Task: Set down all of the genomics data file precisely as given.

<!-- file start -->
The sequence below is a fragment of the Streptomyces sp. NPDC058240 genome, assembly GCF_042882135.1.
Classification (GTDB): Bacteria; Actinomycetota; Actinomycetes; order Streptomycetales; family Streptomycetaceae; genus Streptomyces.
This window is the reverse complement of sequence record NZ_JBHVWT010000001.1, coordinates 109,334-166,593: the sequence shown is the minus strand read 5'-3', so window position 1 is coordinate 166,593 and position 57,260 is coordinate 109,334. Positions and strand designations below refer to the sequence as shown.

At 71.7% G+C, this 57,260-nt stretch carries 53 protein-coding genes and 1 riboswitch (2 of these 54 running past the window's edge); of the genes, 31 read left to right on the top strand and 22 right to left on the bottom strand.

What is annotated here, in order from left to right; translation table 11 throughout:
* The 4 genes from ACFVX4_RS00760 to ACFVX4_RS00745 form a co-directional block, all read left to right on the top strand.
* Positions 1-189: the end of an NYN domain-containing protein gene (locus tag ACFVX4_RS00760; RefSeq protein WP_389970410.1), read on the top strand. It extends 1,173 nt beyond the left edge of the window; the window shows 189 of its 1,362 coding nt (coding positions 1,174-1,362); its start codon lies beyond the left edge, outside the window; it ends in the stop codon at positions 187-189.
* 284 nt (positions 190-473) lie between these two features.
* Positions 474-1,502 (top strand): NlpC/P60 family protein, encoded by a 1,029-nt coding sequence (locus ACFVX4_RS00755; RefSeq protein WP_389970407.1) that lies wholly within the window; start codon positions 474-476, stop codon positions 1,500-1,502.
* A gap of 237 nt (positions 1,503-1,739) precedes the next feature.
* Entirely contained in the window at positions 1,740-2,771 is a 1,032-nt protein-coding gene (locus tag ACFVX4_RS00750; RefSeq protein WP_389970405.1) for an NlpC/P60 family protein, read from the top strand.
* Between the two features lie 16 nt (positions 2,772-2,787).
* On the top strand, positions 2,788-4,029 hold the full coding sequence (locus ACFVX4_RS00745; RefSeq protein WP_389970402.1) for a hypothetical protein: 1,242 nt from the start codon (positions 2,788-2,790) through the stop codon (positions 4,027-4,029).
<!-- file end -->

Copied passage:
The sequence below is a fragment of the Streptomyces sp. NPDC058240 genome, assembly GCF_042882135.1.
Classification (GTDB): Bacteria; Actinomycetota; Actinomycetes; order Streptomycetales; family Streptomycetaceae; genus Streptomyces.
This window is the reverse complement of sequence record NZ_JBHVWT010000001.1, coordinates 109,334-166,593: the sequence shown is the minus strand read 5'-3', so window position 1 is coordinate 166,593 and position 57,260 is coordinate 109,334. Positions and strand designations below refer to the sequence as shown.

At 71.7% G+C, this 57,260-nt stretch carries 53 protein-coding genes and 1 riboswitch (2 of these 54 running past the window's edge); of the genes, 31 read left to right on the top strand and 22 right to left on the bottom strand.

What is annotated here, in order from left to right; translation table 11 throughout:
* The 4 genes from ACFVX4_RS00760 to ACFVX4_RS00745 form a co-directional block, all read left to right on the top strand.
* Positions 1-189: the end of an NYN domain-containing protein gene (locus tag ACFVX4_RS00760; RefSeq protein WP_389970410.1), read on the top strand. It extends 1,173 nt beyond the left edge of the window; the window shows 189 of its 1,362 coding nt (coding positions 1,174-1,362); its start codon lies beyond the left edge, outside the window; it ends in the stop codon at positions 187-189.
* 284 nt (positions 190-473) lie between these two features.
* Positions 474-1,502 (top strand): NlpC/P60 family protein, encoded by a 1,029-nt coding sequence (locus ACFVX4_RS00755; RefSeq protein WP_389970407.1) that lies wholly within the window; start codon positions 474-476, stop codon positions 1,500-1,502.
* A gap of 237 nt (positions 1,503-1,739) precedes the next feature.
* Entirely contained in the window at positions 1,740-2,771 is a 1,032-nt protein-coding gene (locus tag ACFVX4_RS00750; RefSeq protein WP_389970405.1) for an NlpC/P60 family protein, read from the top strand.
* Between the two features lie 16 nt (positions 2,772-2,787).
* On the top strand, positions 2,788-4,029 hold the full coding sequence (locus ACFVX4_RS00745; RefSeq protein WP_389970402.1) for a hypothetical protein: 1,242 nt from the start codon (positions 2,788-2,790) through the stop codon (positions 4,027-4,029).